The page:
By early 2020, Galen had engaged The Lincoln Project’s first contractors, including former Bill Weld 2020 presidential campaign manager Jennifer Horn, Michael (Mike) Madrid, a direct mail vendor, Ronald Steslow, a principal in Tusk Digital, and Sarah Lenti, former aide to Condoleezza Rice. Although Horn, Madrid, and Steslow were independent contractors and had nothing to do with the conception or launch of The Lincoln Project, co-founder Rick Wilson asked that they be referred to as “co-founders” on the program for an upcoming fundraising event according to their wishes. Schmidt did not care about titles and whether Horn, Madrid, and Steslow referred to themselves as “co-founders” was of no moment to him (“they can call themselves The Lincoln Project Fleet Admirals for all I care.”). Consequently, Horn, Madrid, and Steslow were designated as “co-founders” in name only; they were not members of the management committee and remained contractors throughout their respective tenures with The Lincoln Project.
Since its inception, The Lincoln Project had been run exclusively by the management committee, originally constituted by the four founders. However, in June 2020, without any notice to, much less a vote by, the members of the management committee, Galen appointed contractors Steslow and Madrid, along with himself, to The Lincoln Project’s three-person board of directors. Galen named himself president, Steslow treasurer, and Madrid secretary. Pursuant to the corporate bylaws, directors had signatory authority over The Lincoln Project’s accounts, such that now, Steslow and Madrid also would have authority to, among other things, sign checks, obtain loans, and pledge the organization’s assets to secure bank financing.
Galen perhaps did not appreciate the serious conflicts of interest to which these appointments would give rise—Steslow and Madrid were contractors whose companies were Lincoln Project vendors (Madrid’s GrassrootsLabs and Steslow’s Tusk Digital). As The Lincoln Project’s sole data vendor, Tusk Digital received more than $21 million under its contract with The Lincoln Project, making it the second largest vendor.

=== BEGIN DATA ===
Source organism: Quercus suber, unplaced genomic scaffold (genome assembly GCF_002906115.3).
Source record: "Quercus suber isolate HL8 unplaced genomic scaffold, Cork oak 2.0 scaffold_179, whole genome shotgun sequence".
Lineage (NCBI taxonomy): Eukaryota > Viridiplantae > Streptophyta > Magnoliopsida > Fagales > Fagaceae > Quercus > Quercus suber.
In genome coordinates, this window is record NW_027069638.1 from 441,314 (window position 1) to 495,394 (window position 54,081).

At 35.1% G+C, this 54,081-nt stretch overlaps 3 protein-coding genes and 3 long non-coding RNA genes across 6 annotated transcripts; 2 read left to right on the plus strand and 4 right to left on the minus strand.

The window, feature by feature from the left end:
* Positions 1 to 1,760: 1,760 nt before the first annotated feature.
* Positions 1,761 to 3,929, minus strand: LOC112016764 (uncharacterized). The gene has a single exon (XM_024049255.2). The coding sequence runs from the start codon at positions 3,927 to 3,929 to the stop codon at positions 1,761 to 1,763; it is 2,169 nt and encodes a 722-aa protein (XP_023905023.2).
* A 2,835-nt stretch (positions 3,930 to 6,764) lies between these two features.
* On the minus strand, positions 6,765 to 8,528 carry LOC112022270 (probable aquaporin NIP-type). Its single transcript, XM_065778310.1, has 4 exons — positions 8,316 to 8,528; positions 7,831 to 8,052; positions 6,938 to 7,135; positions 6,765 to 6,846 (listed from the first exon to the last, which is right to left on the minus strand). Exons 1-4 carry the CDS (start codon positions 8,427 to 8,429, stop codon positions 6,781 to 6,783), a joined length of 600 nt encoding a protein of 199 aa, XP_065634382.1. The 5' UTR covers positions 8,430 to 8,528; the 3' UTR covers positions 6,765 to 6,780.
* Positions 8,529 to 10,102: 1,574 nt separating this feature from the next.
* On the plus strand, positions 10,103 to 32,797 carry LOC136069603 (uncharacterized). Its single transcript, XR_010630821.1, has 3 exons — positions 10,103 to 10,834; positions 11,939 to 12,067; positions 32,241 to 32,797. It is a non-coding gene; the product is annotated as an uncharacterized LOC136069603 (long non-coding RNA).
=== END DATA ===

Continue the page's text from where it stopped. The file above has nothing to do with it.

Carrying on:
Coincident with Steslow and Madrid’s appointment to The Lincoln Project board, in fact on the very same day, Steslow delivered an email to Galen. The email, authored by Steslow’s second-in-command, made allegations of misconduct involving John Weaver (the “Weaver email”). Based on second and thirdhand accounts, the email put forth vague quid pro quo allegations about Weaver offering political career opportunities in exchange for sexual liaisons with younger men (not the email’s author) predating The Lincoln Project’s formation, in some cases by many years. Galen made a decision that would set in motion a series of events that ultimately would cause incalculable harm to The Lincoln Project and those associated with it—Galen did not to share the email with his fellow management committee members, Schmidt and Rick Wilson. Steslow likewise did not share the email with them, notwithstanding that the very day he provided it to Galen, Steslow—as a member of the board of directors—was imbued with fiduciary duties to the organization and its donors.
When The New York Times and other news outlets later reported that The Lincoln Project leadership had known of specific allegations of misconduct against Weaver, Galen, in coordination with attorneys for The Lincoln Project, commissioned an independent investigation of The Lincoln Project’s supposed knowledge of those allegations. Although it exonerated The Lincoln Project and its founders, the investigation was branded a “whitewash” and a “cover-up.” And, by that time, the vague and unsubstantiated allegations of the Weaver email had been conflated with, and indistinguishable from, the later specific allegations as reported by The New York Times in its January 31, 2021 story, “21 Men Accuse Lincoln Project Co-Founder of Online Harassment.”